Figure 9. A managed instance group (MIG) with three VMs.
In this diagram, each VM in the MIG executes the third-party pipeline software. You can trigger a pipeline execution in several ways:
- Automatically, by using Cloud Scheduler, Cloud Composer, or a Cloud Storage trigger when new data arrives into a Cloud Storage bucket.
- Programmatically, by calling a Cloud Endpoint or Cloud Function, or by using the Pub/Sub API.
- Manually, by placing a new message in a Pub/Sub topic with the
In essence, all of these methods send a message to a predefined Pub/Sub topic. You create a simple agent to be installed in each VM. The agent listens to the one or more Pub/Sub topics. Whenever a message arrives in the topic, the agent pulls the message from the topic, starts a pipeline in your third-party software, and listens for its completion. When the pipeline is completed, the agent retrieves the next message from the topics it's listening to.
In all scenarios, we recommend that you work with your vendor to comply with the appropriate licensing terms for your pipelines to work on Google Cloud.
Rewrite data pipelines to use Google Cloud-managed services
In some cases, you might elect to rewrite some of your existing data pipelines to use new frameworks and services that are fully managed on Google Cloud. This option works well if your existing pipelines were originally implemented with technologies that are now deprecated, or if you anticipate that porting and continuing to maintain those pipelines unmodified in the cloud would be too impractical or cost prohibitive.
The following sections present fully managed Google Cloud services that let you perform advanced data transformations at scale: Cloud Data Fusion and Dataflow.
Cloud Data Fusion
You develop the data pipelines in the Cloud Data Fusion UI by connecting sources to transformations, sinks, and other nodes to form a DAG. When you deploy your data pipeline, the Cloud Data Fusion planner transforms this DAG into a series of parallel computations which will be executed as an Apache Spark job on Dataproc.
When using Cloud Data Fusion, you can connect to a source system's database by using the Java Database Connectivity (JDBC) drivers to read data, transform it, and load it into a destination of your choice (for example, BigQuery), without having to write any code. To do this, you need to upload a JDBC driver to your Cloud Data Fusion instance and configure it so that you can use it in your data pipelines. For more details, see the guide on using JDBC drivers with Cloud Data Fusion.
Cloud Data Fusion exposes plugins for sources, transforms, aggregates, sinks, error collectors, alert publishers, actions, and post-run actions as customizable components. Prebuilt plugins offer access to a wide range of data sources. If a plugin doesn't exist, you can build your own plugin by using the Cloud Data Fusion plugin APIs.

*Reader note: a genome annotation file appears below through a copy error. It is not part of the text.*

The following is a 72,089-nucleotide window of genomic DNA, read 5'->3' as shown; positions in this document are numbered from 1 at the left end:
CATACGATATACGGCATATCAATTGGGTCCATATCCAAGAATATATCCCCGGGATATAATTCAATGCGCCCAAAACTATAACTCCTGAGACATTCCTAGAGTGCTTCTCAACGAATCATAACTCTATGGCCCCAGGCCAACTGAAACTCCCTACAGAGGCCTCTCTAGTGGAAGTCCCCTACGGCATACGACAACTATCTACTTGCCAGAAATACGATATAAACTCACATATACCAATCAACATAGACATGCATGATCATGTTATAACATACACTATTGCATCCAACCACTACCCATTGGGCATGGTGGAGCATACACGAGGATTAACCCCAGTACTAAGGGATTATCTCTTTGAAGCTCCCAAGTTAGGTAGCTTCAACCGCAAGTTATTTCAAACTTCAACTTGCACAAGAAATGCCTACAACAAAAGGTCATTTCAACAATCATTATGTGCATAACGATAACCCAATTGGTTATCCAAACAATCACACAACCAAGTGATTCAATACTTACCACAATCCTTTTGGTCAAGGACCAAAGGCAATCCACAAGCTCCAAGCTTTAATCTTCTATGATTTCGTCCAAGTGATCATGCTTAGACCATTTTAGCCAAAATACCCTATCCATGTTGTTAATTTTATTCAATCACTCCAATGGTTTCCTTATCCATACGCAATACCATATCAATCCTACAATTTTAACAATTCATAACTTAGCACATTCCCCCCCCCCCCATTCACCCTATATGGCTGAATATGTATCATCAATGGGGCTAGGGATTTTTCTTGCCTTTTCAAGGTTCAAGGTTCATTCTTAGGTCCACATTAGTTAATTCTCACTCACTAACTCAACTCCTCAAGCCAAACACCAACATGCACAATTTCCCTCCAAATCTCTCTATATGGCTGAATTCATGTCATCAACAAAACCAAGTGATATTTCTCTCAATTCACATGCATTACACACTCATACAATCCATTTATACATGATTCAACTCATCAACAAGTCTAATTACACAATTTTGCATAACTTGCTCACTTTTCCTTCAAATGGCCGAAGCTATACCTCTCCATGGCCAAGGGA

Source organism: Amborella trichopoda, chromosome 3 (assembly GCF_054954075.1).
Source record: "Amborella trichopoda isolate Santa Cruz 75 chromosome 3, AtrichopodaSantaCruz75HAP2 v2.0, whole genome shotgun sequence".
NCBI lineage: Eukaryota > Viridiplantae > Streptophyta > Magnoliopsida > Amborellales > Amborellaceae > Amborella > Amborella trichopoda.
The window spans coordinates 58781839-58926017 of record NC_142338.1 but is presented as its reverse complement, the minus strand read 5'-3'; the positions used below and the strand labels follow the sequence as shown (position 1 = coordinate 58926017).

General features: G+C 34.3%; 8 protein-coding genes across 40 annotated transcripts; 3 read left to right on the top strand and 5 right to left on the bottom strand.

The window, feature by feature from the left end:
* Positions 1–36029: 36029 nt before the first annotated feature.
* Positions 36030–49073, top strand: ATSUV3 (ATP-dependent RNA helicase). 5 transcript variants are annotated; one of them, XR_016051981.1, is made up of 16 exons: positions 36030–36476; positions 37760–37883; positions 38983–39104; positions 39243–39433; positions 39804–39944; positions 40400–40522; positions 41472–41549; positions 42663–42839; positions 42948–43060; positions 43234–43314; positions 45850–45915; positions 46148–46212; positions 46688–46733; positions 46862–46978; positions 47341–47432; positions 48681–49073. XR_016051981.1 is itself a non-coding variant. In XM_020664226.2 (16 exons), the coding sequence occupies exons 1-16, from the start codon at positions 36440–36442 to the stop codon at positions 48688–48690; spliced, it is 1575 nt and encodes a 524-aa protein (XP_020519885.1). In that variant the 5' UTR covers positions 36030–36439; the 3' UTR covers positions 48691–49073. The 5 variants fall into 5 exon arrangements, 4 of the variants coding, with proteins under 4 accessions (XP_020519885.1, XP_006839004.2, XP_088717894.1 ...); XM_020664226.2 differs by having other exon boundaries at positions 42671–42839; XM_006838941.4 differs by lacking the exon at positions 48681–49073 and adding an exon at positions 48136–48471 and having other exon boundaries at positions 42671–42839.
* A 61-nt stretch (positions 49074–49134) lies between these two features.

With Cloud Data Fusion pipelines, you can create both batch and streaming data pipelines. By providing access to logs and metrics, data pipelines also offer ways for administrators to operationalize their data processing workflows without needing custom tooling.
Dataflow is a fully managed service for running Apache Beam jobs at scale. Apache Beam is an open source framework that provides a rich set of windowing and session-analysis primitives as well as an ecosystem of source and sink connectors, including a connector for BigQuery. Apache Beam lets you transform and enrich data both in stream (real time) and batch (historical) modes with equal reliability and expressiveness.
The serverless approach of Dataflow removes operational overhead with performance, scaling, availability, security, and compliance handled automatically. This lets you focus on programming instead of managing server clusters.
You can submit Dataflow jobs in different ways, either through the command-line interface, the Java SDK, or the Python SDK. Also, we are developing a portability framework to bring full interoperability between all SDKs and runners.
Orchestration and scheduling
At a high level, orchestration is the automated coordination of several systems, whereas scheduling refers to the automated triggering of orchestration work.
- Zooming in: A data pipeline is in itself an orchestration of data transformations described by a DAG, which is a data processing DAG.
- Zooming out: When a data pipeline depends on the output of other data pipelines, you need orchestration of multiple pipelines. Each pipeline constitutes a sub-DAG in a larger DAG, which is an orchestration DAG.
This setup is typical in data warehousing. Figure 1 in the ETL section shows an example setup. The following sections focus on the orchestration of several data pipelines.
Dependencies can be fan-in, where multiple data pipelines merge into a vertex of an orchestration DAG; fan-out, where a single data pipeline triggers multiple others; or often both, as shown in the following diagram.
Figure 10. Fan-in and fan-out dependencies used in combination.
In suboptimal environments, some dependencies are a result of limitations in the amount of available resources. For example, a data pipeline runs and produces some common data as a byproduct. Other data pipelines depend on this common data simply to avoid recalculating it, but are unrelated to the data pipeline that created the data. If this first pipeline encounters any functional or nonfunctional issues, failures cascade down to its dependent data pipelines—at best, forcing them to wait, or at worst, preventing them from running at all, as shown in the following diagram.